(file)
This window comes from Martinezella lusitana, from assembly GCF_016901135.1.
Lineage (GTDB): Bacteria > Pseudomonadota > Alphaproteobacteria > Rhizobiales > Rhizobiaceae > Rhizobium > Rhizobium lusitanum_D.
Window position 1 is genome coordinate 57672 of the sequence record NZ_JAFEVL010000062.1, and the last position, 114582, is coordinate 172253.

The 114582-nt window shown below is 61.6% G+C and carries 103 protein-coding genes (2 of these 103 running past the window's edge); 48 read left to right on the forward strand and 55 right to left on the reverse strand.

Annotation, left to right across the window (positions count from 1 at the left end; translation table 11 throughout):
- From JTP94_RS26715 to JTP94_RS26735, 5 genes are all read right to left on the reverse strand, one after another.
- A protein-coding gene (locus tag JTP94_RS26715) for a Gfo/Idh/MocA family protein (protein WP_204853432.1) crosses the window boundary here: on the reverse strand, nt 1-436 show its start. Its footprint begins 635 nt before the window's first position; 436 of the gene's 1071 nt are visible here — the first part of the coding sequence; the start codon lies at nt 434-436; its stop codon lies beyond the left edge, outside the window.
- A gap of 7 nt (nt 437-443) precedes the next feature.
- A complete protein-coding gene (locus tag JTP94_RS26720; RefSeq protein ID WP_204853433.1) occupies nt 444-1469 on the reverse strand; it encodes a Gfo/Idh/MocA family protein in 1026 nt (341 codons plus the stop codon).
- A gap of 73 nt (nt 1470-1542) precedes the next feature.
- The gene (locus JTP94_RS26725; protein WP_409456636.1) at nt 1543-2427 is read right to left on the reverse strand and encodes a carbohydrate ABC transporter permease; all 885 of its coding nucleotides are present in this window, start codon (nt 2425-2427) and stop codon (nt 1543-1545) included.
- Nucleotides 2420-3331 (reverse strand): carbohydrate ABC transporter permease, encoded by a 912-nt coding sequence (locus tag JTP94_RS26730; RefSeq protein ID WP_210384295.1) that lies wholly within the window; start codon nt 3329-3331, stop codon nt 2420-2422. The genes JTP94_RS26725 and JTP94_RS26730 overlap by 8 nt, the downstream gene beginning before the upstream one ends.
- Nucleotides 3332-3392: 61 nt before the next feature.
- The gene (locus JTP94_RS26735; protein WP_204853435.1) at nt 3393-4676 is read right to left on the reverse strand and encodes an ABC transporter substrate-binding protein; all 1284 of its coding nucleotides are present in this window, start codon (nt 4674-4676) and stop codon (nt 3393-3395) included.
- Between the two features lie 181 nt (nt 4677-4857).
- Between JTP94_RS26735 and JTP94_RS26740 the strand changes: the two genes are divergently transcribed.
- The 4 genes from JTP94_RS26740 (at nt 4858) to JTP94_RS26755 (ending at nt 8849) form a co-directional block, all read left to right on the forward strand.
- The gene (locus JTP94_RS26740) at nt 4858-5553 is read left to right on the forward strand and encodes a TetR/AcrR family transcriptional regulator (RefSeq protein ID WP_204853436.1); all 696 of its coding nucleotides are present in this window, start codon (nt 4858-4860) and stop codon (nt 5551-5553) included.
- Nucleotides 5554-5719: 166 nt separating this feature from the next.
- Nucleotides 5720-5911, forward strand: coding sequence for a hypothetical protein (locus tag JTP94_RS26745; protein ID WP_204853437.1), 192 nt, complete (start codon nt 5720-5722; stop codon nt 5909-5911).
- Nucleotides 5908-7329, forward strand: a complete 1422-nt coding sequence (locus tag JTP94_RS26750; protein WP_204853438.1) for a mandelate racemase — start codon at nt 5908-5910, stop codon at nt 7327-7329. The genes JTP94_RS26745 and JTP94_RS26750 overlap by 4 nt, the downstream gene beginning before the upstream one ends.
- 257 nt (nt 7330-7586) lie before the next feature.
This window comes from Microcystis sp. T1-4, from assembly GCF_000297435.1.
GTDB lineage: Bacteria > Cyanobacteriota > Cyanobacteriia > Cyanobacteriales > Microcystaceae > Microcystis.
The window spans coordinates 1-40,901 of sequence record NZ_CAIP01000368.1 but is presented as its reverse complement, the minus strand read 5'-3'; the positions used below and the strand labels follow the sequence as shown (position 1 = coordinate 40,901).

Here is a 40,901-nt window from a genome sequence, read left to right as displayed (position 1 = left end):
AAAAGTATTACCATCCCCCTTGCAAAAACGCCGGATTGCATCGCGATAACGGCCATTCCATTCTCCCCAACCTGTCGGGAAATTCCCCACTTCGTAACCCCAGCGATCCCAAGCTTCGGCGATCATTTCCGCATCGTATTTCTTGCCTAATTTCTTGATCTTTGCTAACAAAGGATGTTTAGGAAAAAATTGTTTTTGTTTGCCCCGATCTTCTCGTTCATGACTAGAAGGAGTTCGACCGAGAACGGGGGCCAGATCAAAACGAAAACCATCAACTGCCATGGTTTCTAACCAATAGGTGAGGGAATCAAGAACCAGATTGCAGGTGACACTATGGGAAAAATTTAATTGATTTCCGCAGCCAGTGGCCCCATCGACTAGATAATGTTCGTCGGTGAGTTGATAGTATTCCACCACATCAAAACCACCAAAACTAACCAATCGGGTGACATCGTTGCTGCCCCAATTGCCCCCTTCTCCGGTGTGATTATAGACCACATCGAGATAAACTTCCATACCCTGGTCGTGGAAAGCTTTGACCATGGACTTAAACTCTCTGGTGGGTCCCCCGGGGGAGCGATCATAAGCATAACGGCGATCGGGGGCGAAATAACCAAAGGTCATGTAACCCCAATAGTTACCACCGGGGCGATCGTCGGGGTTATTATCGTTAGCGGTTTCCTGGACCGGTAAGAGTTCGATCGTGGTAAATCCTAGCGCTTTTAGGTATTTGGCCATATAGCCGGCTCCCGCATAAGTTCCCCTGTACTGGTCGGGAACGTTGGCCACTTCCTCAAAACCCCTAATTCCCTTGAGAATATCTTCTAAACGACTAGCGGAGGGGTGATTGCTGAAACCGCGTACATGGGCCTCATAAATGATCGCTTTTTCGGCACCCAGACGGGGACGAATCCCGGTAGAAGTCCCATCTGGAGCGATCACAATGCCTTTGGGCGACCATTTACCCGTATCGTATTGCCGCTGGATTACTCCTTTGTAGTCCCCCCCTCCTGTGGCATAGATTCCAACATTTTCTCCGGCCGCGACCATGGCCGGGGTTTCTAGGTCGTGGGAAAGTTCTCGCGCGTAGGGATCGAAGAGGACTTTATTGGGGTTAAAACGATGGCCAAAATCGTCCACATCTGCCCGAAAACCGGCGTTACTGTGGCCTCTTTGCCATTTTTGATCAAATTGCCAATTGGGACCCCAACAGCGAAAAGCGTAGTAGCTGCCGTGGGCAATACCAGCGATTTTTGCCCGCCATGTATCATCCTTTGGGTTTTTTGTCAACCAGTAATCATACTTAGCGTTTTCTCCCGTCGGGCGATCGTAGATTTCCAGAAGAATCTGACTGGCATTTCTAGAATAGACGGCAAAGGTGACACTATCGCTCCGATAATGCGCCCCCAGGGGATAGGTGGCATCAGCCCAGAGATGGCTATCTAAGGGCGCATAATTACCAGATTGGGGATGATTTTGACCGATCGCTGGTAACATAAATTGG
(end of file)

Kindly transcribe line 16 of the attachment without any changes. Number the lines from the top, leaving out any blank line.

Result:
- Between JTP94_RS26735 and JTP94_RS26740 the strand changes: the two genes are divergently transcribed.